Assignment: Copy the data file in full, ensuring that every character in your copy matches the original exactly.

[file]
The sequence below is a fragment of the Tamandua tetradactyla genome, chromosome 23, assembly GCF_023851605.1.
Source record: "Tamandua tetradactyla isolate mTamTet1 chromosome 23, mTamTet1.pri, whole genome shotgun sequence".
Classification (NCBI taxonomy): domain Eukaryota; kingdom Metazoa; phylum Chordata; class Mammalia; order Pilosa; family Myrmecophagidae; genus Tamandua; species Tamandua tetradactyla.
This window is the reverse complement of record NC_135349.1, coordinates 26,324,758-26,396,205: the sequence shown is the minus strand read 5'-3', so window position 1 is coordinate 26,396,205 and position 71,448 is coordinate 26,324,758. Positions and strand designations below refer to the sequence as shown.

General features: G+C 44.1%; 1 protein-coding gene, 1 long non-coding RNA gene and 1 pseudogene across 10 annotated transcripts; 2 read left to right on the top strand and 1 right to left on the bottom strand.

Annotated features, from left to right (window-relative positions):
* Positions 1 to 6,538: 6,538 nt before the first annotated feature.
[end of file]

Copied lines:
The sequence below is a fragment of the Tamandua tetradactyla genome, chromosome 23, assembly GCF_023851605.1.
Source record: "Tamandua tetradactyla isolate mTamTet1 chromosome 23, mTamTet1.pri, whole genome shotgun sequence".
Classification (NCBI taxonomy): domain Eukaryota; kingdom Metazoa; phylum Chordata; class Mammalia; order Pilosa; family Myrmecophagidae; genus Tamandua; species Tamandua tetradactyla.
This window is the reverse complement of record NC_135349.1, coordinates 26,324,758-26,396,205: the sequence shown is the minus strand read 5'-3', so window position 1 is coordinate 26,396,205 and position 71,448 is coordinate 26,324,758. Positions and strand designations below refer to the sequence as shown.

General features: G+C 44.1%; 1 protein-coding gene, 1 long non-coding RNA gene and 1 pseudogene across 10 annotated transcripts; 2 read left to right on the top strand and 1 right to left on the bottom strand.

Annotated features, from left to right (window-relative positions):
* Positions 1 to 6,538: 6,538 nt before the first annotated feature.